The Origins of the Bible, Part XXIV: The Book of Ruth

Column by Bishop John Shelby Spong on 2 April 2009 0 Comments
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Thanks for your scholarship, which has opened my eyes to much about Jesus. I've read a number of your books and struggle to find the "hermeneutical key" that tells me how to decide what Jesus really said and did and what was read back into his life from later tradition. Do I turn to the Jesus Seminar people for that (The Five Gospels)? Or can you refer me to one of your books? I remember reading in your work that there's enough original/historical material in the gospels for one to find Jesus, but how do you know what's what?


Only those who have a divinity degree (M.Div.), as you do, would ask for the "hermeneutical key" to the gospels. That is a foreign language in today's world.

The problem with your question is that you assume some part of the gospels must be active recordings of Jesus' words and deeds, so you seek to separate the authentic from the unauthentic. I think that puts you into a "fundamentalist/minimalist" camp. Let me propose a different approach.

Take all of the gospels seriously. Take none of them literally. I am convinced they are written about the experience people had with the historical figure Jesus of Nazareth. They are written, however, two to three generations after the life of Jesus came to an end and in a language that neither Jesus nor his disciples could speak or write. So none of them can be regarded as literally accurate, but all of them serve the purpose of allowing you and me to gain insight into the meaning of this Jesus by examining the interpretative portrait that each gospel writer painted about Jesus.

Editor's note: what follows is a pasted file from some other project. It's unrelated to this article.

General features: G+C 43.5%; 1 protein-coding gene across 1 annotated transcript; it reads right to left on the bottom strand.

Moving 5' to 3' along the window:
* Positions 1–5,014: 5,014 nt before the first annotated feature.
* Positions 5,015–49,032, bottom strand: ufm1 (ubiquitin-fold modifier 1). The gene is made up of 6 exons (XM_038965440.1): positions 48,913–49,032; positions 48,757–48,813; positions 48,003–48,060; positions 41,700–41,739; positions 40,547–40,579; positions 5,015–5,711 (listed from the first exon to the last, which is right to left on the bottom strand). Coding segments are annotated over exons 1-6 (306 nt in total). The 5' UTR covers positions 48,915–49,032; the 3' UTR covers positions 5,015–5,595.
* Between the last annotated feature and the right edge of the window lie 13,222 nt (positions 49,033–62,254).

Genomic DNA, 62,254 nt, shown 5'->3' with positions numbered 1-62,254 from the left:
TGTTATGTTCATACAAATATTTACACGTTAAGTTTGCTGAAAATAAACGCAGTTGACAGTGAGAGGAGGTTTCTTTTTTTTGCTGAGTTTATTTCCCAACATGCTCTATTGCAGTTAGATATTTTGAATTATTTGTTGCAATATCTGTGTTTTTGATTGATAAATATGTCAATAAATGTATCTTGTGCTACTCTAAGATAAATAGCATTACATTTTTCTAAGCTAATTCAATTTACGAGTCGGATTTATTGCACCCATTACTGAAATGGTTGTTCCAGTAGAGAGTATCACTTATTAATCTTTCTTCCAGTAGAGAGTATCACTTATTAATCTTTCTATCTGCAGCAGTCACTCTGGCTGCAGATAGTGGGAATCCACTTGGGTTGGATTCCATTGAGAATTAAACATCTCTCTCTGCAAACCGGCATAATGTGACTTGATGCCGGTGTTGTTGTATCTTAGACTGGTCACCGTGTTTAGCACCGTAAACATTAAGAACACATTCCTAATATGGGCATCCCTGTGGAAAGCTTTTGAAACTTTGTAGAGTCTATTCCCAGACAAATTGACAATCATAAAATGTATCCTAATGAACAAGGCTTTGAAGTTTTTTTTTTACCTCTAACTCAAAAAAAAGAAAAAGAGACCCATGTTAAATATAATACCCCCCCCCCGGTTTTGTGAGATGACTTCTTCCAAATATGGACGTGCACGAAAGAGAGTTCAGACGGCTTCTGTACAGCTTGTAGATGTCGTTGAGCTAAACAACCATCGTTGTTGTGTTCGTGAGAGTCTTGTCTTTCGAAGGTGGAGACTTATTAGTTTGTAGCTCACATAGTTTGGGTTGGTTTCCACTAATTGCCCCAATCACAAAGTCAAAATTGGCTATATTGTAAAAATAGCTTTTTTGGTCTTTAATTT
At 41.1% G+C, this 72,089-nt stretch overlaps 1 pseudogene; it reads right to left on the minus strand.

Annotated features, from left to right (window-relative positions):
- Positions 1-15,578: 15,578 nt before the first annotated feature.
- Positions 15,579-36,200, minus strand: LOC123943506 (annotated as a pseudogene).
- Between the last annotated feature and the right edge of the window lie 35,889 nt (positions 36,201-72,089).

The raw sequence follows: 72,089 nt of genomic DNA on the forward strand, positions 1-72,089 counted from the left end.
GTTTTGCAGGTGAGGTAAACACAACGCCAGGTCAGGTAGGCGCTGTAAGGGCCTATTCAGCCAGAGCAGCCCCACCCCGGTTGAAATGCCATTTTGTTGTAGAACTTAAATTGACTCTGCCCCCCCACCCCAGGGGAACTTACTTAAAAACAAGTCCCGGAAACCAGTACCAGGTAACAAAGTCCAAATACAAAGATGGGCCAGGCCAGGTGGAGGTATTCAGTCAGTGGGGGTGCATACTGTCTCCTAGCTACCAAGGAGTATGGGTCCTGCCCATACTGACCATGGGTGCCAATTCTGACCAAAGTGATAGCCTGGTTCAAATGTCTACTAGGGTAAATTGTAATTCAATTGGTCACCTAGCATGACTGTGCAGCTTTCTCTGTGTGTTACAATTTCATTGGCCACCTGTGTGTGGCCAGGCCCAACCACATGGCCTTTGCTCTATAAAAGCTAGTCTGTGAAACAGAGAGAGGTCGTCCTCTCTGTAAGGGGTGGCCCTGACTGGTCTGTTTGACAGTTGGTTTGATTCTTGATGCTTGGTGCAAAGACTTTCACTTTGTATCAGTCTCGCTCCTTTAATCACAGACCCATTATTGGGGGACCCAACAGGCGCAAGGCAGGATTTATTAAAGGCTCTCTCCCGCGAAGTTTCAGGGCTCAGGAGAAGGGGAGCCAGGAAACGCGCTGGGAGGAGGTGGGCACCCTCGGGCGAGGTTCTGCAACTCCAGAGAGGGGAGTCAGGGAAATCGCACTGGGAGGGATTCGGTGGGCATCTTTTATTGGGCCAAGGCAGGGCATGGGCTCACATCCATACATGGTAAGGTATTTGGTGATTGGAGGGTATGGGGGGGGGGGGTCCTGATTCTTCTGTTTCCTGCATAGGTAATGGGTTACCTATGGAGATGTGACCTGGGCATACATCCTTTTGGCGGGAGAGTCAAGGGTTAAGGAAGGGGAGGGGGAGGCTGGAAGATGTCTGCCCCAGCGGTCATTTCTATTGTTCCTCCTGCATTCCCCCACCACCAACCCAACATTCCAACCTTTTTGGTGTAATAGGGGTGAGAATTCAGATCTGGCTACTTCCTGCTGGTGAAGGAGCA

The gospels are also not independent sources, since Mark was the first and Matthew incorporated about 90 percent of Mark into his gospel and Luke incorporated about 50 percent of Mark into his. John alone reveals no dependency on Mark, and indeed counters Mark at a number of places: Jesus was not actually baptized by John the Baptist, for example, the cleansing of the Temple occurred early in Jesus' ministry and not during the last week and the Last Supper was not the Passover. John does appear to have some affinity for Luke's gospel.

My recommendation is that you study them in their historical order (Mark about 70-72, Matthew about 82-85, Luke about 88-93 and John about 95-100). When studying the first three and recognizing the dependency of both Matthew and Luke, note what these two gospels leave out of Mark and ask why. Note what they add to Mark and ask why. Read them as interpretive portraits and not as objective photographs. Do not ask "Did this really happen?" but rather ask
"What was there about Jesus that caused people to think it appropriate to portray him as having power over nature, over sickness and over death?" The Five Gospels by Robert Funk and Roy Hoover is good, but not interpretive. The book of mine that I would recommend is Liberating the Gospels: Reading the Bible with Jewish Eyes. I hope this helps.

~John Shelby Spong




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